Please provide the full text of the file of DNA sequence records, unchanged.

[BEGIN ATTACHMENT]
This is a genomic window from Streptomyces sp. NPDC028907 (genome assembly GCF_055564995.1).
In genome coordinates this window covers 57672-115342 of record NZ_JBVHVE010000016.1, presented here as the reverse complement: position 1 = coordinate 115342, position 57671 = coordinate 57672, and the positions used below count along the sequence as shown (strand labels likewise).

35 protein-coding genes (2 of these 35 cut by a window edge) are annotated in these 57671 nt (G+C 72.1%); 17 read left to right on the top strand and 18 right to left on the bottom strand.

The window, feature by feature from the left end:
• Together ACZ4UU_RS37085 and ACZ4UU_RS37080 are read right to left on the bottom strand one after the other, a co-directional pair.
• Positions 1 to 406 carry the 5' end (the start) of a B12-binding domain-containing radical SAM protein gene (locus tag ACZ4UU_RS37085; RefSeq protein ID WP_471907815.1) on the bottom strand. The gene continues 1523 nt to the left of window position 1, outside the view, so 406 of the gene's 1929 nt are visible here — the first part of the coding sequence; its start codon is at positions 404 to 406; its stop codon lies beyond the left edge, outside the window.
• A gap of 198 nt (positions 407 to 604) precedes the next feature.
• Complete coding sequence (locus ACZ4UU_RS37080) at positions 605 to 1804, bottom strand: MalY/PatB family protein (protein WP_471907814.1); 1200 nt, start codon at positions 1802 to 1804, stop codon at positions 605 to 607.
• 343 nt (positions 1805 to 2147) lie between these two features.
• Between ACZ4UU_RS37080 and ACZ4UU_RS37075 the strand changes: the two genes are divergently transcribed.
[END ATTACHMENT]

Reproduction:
This is a genomic window from Streptomyces sp. NPDC028907 (genome assembly GCF_055564995.1).
In genome coordinates this window covers 57672-115342 of record NZ_JBVHVE010000016.1, presented here as the reverse complement: position 1 = coordinate 115342, position 57671 = coordinate 57672, and the positions used below count along the sequence as shown (strand labels likewise).

35 protein-coding genes (2 of these 35 cut by a window edge) are annotated in these 57671 nt (G+C 72.1%); 17 read left to right on the top strand and 18 right to left on the bottom strand.

The window, feature by feature from the left end:
• Together ACZ4UU_RS37085 and ACZ4UU_RS37080 are read right to left on the bottom strand one after the other, a co-directional pair.
• Positions 1 to 406 carry the 5' end (the start) of a B12-binding domain-containing radical SAM protein gene (locus tag ACZ4UU_RS37085; RefSeq protein ID WP_471907815.1) on the bottom strand. The gene continues 1523 nt to the left of window position 1, outside the view, so 406 of the gene's 1929 nt are visible here — the first part of the coding sequence; its start codon is at positions 404 to 406; its stop codon lies beyond the left edge, outside the window.
• A gap of 198 nt (positions 407 to 604) precedes the next feature.
• Complete coding sequence (locus ACZ4UU_RS37080) at positions 605 to 1804, bottom strand: MalY/PatB family protein (protein WP_471907814.1); 1200 nt, start codon at positions 1802 to 1804, stop codon at positions 605 to 607.
• 343 nt (positions 1805 to 2147) lie between these two features.
• Between ACZ4UU_RS37080 and ACZ4UU_RS37075 the strand changes: the two genes are divergently transcribed.